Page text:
I came away from this year’s SXSW Interactive Festival in Austin, TX thinking about “wearables” in meaningful and different ways.

Wearable technology — devices that you wear on your wrist, head, or elsewhere — is the latest technology trend, but it’s still in the nascent stages of development. While it’s all the rage among early adopters, wearables have yet to be embraced by the mainstream. This will take some time, of course, but a couple of other things need to happen first.

Above all, consumers require a greater understanding of what wearables mean and how they can positively impact their life. Currently, wearable technology seems only to exist to create a new need, rather than fulfill an unmet one.

Wearables As a Means to an End

Wearable Happiness

It’s not hard to imagine facial recognition technology identifying a customer who is more likely to make a particular type of purchase. This would allow sellers to tailor their sales messages to drive a transaction. This is an example of wearable technology with an eye toward a functional benefit. But it’s equally interesting to consider how wearables can be used in pursuit of a different end benefit — happiness.

Someone once said that “if you’re healthy you’re happy and vice versa,” but this was long before wearables entered the equation. Imagine the benefits if you could measure your happiness by measuring your health. Isn’t that what recent arm band wearable technology products are all about?

However, while companies are busy monitoring such activities, they don’t quite grasp the impact of these activities beyond healthier behavior and positive outcomes. As a result, the positive outcomes that I would call “happiness” are being wrapped up in a “healthiness” bow.

What all this wearable technology suggests is “wearable happiness,” with happiness as the true endpoint. If people knew that these wearable devices were actually “wearable happiness,” would the adoption of wearables be swifter? I’d have to argue yes.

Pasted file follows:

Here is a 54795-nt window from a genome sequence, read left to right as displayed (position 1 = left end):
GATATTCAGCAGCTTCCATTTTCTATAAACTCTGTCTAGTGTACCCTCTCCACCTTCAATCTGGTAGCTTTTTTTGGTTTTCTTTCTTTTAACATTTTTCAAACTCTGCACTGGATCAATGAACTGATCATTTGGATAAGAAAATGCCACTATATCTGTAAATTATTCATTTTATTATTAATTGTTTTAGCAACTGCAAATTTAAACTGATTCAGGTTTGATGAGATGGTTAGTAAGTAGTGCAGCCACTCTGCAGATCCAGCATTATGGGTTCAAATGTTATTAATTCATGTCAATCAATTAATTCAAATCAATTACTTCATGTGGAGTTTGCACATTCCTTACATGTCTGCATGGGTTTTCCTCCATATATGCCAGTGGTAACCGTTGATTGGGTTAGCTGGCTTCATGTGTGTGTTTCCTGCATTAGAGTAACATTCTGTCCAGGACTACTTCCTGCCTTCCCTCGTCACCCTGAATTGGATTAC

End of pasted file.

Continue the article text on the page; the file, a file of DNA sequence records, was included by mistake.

Three Ways to Wear Happiness

Wearable Happiness

  • Arm bands and bracelets: Many wearables are cool-looking activity trackers you wear on your wrist. The Shine, created by Coca-Cola partner Misfit Wearables, can even be worn as a necklace or a clip-on. With these wearables, you’re tracking your steps, your stats, and the quality and pattern of your sleep. But most interesting is what this activity or behavior represents. If you are active, you are raising your endorphins, which makes you feel happier. So while they are a means of tracking activity and health, this technology ultimately helps to drive happiness
  • T-shirt tech: There was much talk at this year’s SXSW about a new wearable cloth with woven-in technology that can sense your mood by the fabric’s connection to your skin. Consumers could increase their happiness as they watch these shirts change color. Call it a happiness mood shirt!
  • Enhanced eyewear: Upcoming eyewear could help you spot your Facebook friends on the street with facial recognition. But take it a step further: perhaps it could also see when these friends are most happy and likely to make a purchase. This future would be about feeding them personalized advertising that speaks directly to the things that trigger their happiness.

A Happy and Wearable Future

Technology is now something to wear. And so is happiness, as people wear smiles on their faces. It won’t be long before tangibles like technology and intangibles like happiness intersect. I can see a day when Happy Fuel, the microblogging network I founded, works as a wearable technology, so you could identify the things that make you happy and share them in real-time. Happiness will be more contagious than ever.